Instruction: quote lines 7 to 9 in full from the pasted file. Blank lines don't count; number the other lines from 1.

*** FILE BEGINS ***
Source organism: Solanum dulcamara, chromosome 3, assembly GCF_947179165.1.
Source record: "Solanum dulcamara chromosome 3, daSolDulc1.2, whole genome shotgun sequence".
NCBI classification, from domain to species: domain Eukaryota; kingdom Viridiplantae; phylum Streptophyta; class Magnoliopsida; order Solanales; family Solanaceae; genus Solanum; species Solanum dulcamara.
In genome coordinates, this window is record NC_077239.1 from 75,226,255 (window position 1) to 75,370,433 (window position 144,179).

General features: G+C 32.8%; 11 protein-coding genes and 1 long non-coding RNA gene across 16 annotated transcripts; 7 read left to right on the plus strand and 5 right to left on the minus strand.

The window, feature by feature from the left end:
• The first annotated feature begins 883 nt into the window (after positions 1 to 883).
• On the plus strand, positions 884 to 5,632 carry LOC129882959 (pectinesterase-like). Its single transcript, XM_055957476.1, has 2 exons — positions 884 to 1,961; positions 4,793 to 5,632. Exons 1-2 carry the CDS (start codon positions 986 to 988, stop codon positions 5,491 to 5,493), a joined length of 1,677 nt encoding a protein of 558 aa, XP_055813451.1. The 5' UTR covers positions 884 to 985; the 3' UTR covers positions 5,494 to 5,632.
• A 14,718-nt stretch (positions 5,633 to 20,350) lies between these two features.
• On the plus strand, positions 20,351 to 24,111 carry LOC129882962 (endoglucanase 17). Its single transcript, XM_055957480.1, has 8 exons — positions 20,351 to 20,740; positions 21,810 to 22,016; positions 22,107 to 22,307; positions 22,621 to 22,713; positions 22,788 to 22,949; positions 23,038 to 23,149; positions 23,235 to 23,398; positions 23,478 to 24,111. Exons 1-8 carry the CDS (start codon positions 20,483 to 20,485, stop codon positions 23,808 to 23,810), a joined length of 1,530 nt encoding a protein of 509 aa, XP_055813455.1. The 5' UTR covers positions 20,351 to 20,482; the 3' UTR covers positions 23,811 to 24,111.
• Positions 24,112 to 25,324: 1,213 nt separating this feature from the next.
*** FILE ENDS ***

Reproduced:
• The first annotated feature begins 883 nt into the window (after positions 1 to 883).
• On the plus strand, positions 884 to 5,632 carry LOC129882959 (pectinesterase-like). Its single transcript, XM_055957476.1, has 2 exons — positions 884 to 1,961; positions 4,793 to 5,632. Exons 1-2 carry the CDS (start codon positions 986 to 988, stop codon positions 5,491 to 5,493), a joined length of 1,677 nt encoding a protein of 558 aa, XP_055813451.1. The 5' UTR covers positions 884 to 985; the 3' UTR covers positions 5,494 to 5,632.
• A 14,718-nt stretch (positions 5,633 to 20,350) lies between these two features.